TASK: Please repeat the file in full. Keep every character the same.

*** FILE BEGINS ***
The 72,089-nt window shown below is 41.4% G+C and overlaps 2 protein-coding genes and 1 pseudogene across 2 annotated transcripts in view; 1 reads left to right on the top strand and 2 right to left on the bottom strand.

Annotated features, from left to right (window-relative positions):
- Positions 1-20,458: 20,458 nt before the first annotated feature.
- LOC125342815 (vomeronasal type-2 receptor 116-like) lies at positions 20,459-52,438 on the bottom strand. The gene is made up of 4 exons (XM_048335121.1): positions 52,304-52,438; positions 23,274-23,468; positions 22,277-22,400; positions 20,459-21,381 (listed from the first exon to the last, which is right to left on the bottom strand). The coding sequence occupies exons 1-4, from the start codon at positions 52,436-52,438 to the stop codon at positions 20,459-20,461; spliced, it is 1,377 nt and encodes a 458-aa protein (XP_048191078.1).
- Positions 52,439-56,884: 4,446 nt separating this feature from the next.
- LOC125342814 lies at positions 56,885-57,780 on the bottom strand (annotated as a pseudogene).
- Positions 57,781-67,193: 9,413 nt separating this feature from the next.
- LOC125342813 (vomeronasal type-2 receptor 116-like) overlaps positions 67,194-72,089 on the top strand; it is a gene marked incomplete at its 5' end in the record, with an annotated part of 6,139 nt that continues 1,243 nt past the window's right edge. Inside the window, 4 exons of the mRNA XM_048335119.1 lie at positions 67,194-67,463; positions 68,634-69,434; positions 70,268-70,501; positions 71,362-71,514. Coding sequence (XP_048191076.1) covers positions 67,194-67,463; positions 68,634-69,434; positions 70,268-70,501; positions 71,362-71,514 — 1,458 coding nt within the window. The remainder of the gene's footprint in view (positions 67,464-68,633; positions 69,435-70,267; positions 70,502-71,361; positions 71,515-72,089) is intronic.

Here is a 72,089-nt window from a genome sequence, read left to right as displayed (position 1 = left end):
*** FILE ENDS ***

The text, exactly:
The 72,089-nt window shown below is 41.4% G+C and overlaps 2 protein-coding genes and 1 pseudogene across 2 annotated transcripts in view; 1 reads left to right on the top strand and 2 right to left on the bottom strand.

Annotated features, from left to right (window-relative positions):
- Positions 1-20,458: 20,458 nt before the first annotated feature.
- LOC125342815 (vomeronasal type-2 receptor 116-like) lies at positions 20,459-52,438 on the bottom strand. The gene is made up of 4 exons (XM_048335121.1): positions 52,304-52,438; positions 23,274-23,468; positions 22,277-22,400; positions 20,459-21,381 (listed from the first exon to the last, which is right to left on the bottom strand). The coding sequence occupies exons 1-4, from the start codon at positions 52,436-52,438 to the stop codon at positions 20,459-20,461; spliced, it is 1,377 nt and encodes a 458-aa protein (XP_048191078.1).
- Positions 52,439-56,884: 4,446 nt separating this feature from the next.
- LOC125342814 lies at positions 56,885-57,780 on the bottom strand (annotated as a pseudogene).
- Positions 57,781-67,193: 9,413 nt separating this feature from the next.
- LOC125342813 (vomeronasal type-2 receptor 116-like) overlaps positions 67,194-72,089 on the top strand; it is a gene marked incomplete at its 5' end in the record, with an annotated part of 6,139 nt that continues 1,243 nt past the window's right edge. Inside the window, 4 exons of the mRNA XM_048335119.1 lie at positions 67,194-67,463; positions 68,634-69,434; positions 70,268-70,501; positions 71,362-71,514. Coding sequence (XP_048191076.1) covers positions 67,194-67,463; positions 68,634-69,434; positions 70,268-70,501; positions 71,362-71,514 — 1,458 coding nt within the window. The remainder of the gene's footprint in view (positions 67,464-68,633; positions 69,435-70,267; positions 70,502-71,361; positions 71,515-72,089) is intronic.

Here is a 72,089-nt window from a genome sequence, read left to right as displayed (position 1 = left end):